The authorities are considering pipelines to carry water from the River Meghna to quench the manufacturing thirst of Bangabandhu Sheikh Mujib Shilpa Nagar – the country's largest industrial city in the south-eastern swathe.
The pipelines will supply 900 million litres of water per day from the estuary of Padma-Meghna-Dakatia to the industrial city against an estimated demand of 1,013 million litres a day.
The Cabinet Committee on Economic Affairs approved the plan on 31 August, as Chattogram Wasa and Korean Taeyoung Engineering & Construction Co Ltd will begin a feasibility study soon, according to Chattogram Wasa Managing Director AKM Fazlullah.
Wasa's initial survey marked two potential routes for the pipelines. The first one comprises a 126km stretch from the estuary to Ramgati, Feni and Mirsharai. The second probable route is 132km long, which is planned parallel to the existing rail route – from the estuary to Chandpur, Laksam, Feni and Mirsharai.
"Chattogram Wasa and Korean Taeyoung Engineering & Construction Co Ltd will implement the project under public private partnership as the cost will be around Tk10,000 crore," Maqsood Alam, chief engineer of Chattogram Wasa, told The Business Standard.
He said implementation may take five to seven years.
Bangabandhu Sheikh Mujib Shilpa Nagar is being constructed on about 33,000 acres of land at Mirsarai and Sitakunda upazilas of Chattogram and Sonagazi upazila of Feni. The Bangladesh Economic Zones Authority (Beza) is implementing the project.
So far, 159 domestic and foreign companies have invested around $2,000 crore in the industrial city. Several companies at the industrial city, such as Asian Paints Bangladesh Limited, McDonald Steel Building Products of Bangladesh and Nippon Steel Corporation of Japan, have recently gone into production.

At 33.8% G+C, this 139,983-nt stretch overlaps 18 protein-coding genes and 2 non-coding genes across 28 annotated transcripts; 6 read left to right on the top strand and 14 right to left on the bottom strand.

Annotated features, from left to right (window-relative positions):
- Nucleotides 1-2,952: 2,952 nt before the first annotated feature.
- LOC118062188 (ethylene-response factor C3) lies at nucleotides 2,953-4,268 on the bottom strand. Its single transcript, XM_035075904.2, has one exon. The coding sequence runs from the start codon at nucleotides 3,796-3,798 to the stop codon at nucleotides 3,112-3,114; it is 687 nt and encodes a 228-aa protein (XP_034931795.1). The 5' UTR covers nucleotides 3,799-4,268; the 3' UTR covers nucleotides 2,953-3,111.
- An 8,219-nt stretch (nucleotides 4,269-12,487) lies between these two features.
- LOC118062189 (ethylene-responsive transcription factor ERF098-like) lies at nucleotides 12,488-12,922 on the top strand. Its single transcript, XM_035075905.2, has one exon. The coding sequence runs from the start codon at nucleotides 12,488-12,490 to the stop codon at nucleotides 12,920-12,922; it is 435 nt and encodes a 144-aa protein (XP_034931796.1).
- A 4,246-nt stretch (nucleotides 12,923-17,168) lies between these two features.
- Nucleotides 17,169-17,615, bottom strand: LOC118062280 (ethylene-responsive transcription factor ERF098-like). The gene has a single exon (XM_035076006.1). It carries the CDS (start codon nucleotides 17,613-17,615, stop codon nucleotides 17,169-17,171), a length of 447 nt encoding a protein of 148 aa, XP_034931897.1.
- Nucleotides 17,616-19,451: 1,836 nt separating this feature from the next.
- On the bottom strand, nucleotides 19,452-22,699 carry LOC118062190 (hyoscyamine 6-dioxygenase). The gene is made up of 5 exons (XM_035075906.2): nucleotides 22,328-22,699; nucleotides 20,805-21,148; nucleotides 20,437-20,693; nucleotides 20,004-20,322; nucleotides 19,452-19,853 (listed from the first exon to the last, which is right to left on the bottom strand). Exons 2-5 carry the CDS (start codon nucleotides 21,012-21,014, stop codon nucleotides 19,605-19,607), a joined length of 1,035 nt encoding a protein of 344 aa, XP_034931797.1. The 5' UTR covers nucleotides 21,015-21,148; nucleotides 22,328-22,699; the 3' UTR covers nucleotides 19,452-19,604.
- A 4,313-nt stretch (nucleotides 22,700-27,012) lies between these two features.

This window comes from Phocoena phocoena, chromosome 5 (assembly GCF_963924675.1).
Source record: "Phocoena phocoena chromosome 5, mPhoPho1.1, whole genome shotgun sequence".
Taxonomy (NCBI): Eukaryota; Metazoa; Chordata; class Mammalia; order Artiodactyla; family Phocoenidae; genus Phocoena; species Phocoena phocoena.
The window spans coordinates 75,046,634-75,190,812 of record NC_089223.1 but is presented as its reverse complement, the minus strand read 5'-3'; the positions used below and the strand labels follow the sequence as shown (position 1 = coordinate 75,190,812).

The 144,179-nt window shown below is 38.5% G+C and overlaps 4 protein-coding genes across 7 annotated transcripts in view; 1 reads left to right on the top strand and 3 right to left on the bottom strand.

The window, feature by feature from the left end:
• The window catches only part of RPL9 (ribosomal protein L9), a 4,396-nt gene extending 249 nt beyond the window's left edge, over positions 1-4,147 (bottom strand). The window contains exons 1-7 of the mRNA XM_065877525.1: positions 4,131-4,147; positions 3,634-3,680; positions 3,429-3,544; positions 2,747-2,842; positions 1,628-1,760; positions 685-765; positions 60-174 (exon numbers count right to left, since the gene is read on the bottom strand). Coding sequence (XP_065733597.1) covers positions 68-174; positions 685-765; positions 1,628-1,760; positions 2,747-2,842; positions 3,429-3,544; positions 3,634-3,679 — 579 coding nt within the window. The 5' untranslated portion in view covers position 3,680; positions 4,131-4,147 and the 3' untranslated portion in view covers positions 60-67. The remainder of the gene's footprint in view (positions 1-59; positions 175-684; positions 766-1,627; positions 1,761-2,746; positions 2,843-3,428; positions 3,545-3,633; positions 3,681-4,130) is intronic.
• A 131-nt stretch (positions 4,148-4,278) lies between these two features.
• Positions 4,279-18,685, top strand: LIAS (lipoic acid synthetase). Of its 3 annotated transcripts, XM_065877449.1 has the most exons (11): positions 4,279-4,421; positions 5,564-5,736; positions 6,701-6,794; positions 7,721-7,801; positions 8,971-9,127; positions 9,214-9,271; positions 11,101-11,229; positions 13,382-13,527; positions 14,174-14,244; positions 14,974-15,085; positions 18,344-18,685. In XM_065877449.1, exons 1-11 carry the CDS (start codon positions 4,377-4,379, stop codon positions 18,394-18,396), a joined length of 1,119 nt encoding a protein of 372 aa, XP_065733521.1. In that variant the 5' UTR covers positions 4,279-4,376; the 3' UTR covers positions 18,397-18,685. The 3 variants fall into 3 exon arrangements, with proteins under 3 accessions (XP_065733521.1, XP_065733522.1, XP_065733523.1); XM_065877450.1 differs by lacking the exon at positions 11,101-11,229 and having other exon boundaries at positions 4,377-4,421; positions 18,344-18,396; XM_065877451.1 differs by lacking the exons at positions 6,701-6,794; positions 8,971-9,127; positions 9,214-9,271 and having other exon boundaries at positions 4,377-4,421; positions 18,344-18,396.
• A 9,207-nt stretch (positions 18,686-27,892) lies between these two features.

The daily demand for water in this huge industrial city is projected to be 1,013 million litres. However, there are concerns among entrepreneurs about the availability of water. Some factories have even installed deep tube wells on their own to extract groundwater in order to start production.
Initially, Beza planned to supply 154 million litres of water per day from River Halda to the industrial city. However, the plan was later scrapped in the face of increasing salinity in the Halda.
Later, Beza set a target to extract 50 million litres of water per day by installing 50 deep tube wells. But the plan could not stand out too as environmentalists expressed concern over the depleting level of the groundwater.
According to the initial survey of Chattogram WASA, there is a huge reserve of freshwater in the Padma-Meghna-Dakatia estuary in Chandpur from where around 200-400 million litres of water can be extracted per day.
Chattogram Wasa officials said the pipeline route will be finalised after the feasibility study. They said some areas around the pipeline would be connected to the water supply network of Chattogram Wasa.
Chattogram Wasa Managing Director AKM Fazlullah said, "We have plans to connect several areas such as Hajiganj, Laksam, Feni and Baroyarhat to the water supply network while constructing the pipeline."
Shaikh Yusuf Harun, executive chairman of the Bangladesh Economic Zones Authority, said Beza has zero involvement in the supply project, as it is only concerned with the availability of water.